In Egypt's case, the new economic deal comes even as the country is alleged to be engaged in one of its most wide-ranging crackdowns against its own citizens in years. Foreign and local human rights organizations claim that as many as 3,000 Egyptians have been detained near the city of Al-Arish on the Sinai peninsula over the past six weeks in a crackdown connected to a terrorist attack in the resort of Taba in October. Some of the attackers were from Al-Arish.
Amnesty International alleges that some of those arrested have been tortured, and that most have been held without charges or access to lawyers. Many of those arrested have since been released, but human rights organizations estimate that hundreds remain in detention.
"I was out there for two days and I managed to talk to about 20 people some of whom were tortured. I find their stories very credible,'' says Joe Stork, Washington Director of the Middle East and North Africa division of Human Rights Watch. He says two of those he spoke with detailed torture by electric shock and being tied up and hung from door-frames.
"The torture is very consistent with Egyptian state security's modus operandi... You don't just bring in suspects, you terrorize the population and say any more funny business and this will keep happening,'' says Mr. Stork.
Egyptian officials have told local media that the allegations have been exaggerated, with one Interior Ministry official telling the government-owned Al-Ahram weekly that no more than 800 people have been arrested. The US Embassy in Cairo declined to comment on the allegations.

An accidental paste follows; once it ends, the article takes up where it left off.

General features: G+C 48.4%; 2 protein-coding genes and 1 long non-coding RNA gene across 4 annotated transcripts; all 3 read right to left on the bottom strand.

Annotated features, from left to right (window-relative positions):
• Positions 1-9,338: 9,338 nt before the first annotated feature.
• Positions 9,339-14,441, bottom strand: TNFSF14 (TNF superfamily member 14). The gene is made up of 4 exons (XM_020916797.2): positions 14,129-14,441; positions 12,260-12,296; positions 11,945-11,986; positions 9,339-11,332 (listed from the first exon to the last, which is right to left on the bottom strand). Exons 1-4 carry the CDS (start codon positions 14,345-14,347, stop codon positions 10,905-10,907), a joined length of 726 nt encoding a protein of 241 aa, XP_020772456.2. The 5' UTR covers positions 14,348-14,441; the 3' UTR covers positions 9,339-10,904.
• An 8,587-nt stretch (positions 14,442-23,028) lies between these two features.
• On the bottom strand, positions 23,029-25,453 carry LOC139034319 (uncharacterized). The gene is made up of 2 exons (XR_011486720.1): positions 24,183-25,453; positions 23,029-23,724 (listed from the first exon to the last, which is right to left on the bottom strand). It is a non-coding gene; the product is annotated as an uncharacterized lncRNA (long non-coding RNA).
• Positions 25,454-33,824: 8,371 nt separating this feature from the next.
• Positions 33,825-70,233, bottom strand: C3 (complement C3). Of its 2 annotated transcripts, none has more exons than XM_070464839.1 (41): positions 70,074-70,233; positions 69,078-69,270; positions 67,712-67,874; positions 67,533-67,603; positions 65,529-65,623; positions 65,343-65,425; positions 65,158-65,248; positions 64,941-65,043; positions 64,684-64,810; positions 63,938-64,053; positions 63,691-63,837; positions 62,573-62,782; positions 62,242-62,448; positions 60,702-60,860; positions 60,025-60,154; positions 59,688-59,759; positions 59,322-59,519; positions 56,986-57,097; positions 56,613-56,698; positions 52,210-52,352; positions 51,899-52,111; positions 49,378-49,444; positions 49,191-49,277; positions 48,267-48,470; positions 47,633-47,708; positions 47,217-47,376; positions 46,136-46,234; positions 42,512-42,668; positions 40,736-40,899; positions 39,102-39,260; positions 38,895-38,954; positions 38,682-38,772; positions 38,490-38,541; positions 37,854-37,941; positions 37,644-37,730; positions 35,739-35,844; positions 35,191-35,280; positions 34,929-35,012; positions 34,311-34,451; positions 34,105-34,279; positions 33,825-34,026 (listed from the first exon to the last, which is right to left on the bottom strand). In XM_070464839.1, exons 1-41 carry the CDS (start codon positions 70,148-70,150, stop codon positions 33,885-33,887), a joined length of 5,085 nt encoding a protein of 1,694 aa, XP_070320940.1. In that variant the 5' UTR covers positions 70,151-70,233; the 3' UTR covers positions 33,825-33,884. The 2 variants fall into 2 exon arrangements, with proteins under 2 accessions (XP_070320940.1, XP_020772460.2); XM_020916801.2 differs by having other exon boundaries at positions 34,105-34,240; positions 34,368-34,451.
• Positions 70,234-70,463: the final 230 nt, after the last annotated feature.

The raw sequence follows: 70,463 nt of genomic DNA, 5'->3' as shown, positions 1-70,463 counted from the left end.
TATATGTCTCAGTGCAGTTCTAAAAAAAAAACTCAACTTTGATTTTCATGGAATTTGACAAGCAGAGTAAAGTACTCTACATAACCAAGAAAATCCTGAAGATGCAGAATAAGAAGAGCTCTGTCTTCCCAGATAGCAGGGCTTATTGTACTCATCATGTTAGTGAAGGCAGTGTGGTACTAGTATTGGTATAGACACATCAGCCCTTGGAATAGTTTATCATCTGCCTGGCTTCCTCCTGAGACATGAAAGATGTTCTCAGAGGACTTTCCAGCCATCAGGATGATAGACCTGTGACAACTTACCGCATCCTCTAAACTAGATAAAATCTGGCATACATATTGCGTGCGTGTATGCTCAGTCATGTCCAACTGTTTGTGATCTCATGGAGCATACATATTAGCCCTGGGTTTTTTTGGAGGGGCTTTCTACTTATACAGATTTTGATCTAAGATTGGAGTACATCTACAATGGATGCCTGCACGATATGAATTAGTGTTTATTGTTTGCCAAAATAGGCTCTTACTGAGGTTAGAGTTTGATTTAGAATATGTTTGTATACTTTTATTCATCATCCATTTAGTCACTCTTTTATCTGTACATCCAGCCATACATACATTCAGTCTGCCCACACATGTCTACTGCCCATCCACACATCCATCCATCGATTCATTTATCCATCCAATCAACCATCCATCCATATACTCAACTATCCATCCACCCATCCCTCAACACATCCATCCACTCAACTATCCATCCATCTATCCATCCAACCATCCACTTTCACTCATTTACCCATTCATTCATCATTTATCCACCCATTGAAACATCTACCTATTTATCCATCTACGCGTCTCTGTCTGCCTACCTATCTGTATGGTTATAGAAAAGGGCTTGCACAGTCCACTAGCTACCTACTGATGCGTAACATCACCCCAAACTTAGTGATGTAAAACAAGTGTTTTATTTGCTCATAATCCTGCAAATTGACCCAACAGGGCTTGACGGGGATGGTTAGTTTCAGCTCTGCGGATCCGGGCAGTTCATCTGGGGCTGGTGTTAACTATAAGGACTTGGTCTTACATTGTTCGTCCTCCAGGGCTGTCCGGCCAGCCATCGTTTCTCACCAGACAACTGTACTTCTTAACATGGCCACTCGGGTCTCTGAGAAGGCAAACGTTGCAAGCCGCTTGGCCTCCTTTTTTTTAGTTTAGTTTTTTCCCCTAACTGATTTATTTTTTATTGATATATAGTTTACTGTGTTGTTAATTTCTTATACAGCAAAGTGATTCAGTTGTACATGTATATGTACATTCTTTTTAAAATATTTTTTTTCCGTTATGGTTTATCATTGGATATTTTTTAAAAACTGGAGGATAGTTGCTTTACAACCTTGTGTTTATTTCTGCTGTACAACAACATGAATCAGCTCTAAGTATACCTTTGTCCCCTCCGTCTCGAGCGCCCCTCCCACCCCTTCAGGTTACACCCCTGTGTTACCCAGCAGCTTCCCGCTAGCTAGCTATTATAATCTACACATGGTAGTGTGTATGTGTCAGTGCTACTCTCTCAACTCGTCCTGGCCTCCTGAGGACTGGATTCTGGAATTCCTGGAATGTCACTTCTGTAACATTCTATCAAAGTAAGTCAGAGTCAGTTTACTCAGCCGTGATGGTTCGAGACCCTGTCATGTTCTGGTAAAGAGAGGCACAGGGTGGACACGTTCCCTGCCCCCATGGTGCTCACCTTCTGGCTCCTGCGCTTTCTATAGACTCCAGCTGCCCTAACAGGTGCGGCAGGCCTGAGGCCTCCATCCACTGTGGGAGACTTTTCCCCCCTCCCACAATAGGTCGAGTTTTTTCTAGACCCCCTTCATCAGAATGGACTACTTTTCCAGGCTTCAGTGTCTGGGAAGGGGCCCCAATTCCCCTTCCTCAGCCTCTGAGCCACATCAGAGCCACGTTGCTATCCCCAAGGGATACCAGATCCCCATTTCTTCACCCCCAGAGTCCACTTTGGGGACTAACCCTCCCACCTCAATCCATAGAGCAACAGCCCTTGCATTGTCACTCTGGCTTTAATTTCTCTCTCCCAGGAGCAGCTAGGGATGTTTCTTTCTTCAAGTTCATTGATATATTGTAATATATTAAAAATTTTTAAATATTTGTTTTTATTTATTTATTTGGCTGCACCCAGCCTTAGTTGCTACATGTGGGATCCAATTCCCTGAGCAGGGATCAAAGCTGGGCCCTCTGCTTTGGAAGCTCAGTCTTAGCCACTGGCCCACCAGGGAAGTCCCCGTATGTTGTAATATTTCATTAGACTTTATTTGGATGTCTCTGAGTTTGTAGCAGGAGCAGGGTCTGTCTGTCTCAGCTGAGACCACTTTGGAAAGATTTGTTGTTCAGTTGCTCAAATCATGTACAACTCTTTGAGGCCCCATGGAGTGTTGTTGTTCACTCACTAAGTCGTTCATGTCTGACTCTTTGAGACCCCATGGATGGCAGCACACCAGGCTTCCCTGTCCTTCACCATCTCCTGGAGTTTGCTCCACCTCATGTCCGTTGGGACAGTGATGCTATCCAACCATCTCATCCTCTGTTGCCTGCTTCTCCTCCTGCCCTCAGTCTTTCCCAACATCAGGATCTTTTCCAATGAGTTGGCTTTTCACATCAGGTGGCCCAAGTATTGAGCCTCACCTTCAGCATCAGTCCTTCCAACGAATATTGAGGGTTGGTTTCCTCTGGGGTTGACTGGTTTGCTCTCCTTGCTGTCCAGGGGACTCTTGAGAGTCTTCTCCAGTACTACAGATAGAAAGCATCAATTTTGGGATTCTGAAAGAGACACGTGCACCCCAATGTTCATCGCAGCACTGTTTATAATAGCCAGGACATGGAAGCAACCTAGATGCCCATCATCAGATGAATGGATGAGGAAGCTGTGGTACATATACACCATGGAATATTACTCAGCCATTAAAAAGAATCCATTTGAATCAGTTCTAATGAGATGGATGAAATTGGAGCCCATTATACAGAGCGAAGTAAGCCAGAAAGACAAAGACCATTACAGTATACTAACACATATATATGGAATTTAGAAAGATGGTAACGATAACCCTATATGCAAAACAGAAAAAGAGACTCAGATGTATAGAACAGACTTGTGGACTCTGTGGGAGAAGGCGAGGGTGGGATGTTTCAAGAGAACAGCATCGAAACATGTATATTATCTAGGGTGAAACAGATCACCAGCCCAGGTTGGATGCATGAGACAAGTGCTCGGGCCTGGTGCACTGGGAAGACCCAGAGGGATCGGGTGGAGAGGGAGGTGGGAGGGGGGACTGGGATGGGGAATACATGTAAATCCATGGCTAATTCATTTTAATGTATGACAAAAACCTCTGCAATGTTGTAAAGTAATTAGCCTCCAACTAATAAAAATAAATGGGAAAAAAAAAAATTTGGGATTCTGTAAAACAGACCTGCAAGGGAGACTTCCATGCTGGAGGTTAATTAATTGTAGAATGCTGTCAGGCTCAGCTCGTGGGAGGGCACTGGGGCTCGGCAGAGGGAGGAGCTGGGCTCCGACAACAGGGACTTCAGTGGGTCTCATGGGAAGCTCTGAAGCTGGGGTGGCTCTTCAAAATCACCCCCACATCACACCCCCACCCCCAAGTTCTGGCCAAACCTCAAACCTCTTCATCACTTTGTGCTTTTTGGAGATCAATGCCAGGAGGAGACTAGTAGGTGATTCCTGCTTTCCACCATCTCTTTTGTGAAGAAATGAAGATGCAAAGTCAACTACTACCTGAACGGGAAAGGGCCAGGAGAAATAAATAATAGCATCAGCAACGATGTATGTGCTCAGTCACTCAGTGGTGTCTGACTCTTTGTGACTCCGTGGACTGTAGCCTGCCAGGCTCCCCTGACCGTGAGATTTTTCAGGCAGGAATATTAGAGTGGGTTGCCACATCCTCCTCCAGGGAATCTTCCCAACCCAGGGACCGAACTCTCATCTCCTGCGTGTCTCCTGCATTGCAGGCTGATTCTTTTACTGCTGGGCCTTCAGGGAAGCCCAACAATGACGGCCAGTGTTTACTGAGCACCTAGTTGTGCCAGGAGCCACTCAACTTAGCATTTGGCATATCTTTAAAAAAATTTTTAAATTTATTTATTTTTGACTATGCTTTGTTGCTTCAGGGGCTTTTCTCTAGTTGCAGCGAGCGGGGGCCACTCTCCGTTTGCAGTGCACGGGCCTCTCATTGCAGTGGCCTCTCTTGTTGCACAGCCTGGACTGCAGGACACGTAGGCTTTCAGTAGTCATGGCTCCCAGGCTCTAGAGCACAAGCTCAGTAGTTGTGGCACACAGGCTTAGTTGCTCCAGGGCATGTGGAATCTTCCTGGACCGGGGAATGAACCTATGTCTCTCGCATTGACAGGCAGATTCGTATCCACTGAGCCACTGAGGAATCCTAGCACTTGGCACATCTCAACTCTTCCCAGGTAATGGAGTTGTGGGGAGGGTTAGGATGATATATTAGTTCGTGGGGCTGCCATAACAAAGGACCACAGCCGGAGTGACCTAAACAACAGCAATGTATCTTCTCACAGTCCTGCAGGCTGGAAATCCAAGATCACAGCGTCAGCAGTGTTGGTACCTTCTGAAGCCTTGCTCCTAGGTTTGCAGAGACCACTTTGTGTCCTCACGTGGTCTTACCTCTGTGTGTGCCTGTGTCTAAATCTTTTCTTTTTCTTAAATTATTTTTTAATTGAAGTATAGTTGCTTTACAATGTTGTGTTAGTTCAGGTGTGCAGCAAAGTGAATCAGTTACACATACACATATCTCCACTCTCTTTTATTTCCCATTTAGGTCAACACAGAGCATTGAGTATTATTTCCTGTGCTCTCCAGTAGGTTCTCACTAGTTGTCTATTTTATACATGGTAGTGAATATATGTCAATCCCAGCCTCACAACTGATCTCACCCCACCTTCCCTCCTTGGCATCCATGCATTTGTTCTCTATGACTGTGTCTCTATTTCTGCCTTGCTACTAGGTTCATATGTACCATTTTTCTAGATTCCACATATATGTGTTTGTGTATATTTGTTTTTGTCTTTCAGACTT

Yesterday, at the anti-Mubarak demo, there were also a few activists from the "popular committee" formed in support of the torture victims in China, who also has several international members. One of the main Egyptian activists, a man called Ashraf, told me about that over 6000 people have been arrested. He explained that although the police or state security had initially aimed at arresting 950 people, a lot of their relatives were also arrested -- what he described as "taking the families hostage." He also said that lawyers and human rights activists have been denied access.
Another thing he mentioned is that the government was destroying houses of these families -- a policy that reminded him of Israeli home demolitions in Palestine. He also mentioned something rather weird about elite troops with laser-sighting equipped rifles doing raids on villages and Bedouin camps. I believe a report is being prepared by local and/or international human rights group on what's happening, which is probably the biggest crackdown on the general population since the skirmishes with the Gamaa Islamiya in Upper Egypt in the 1980s.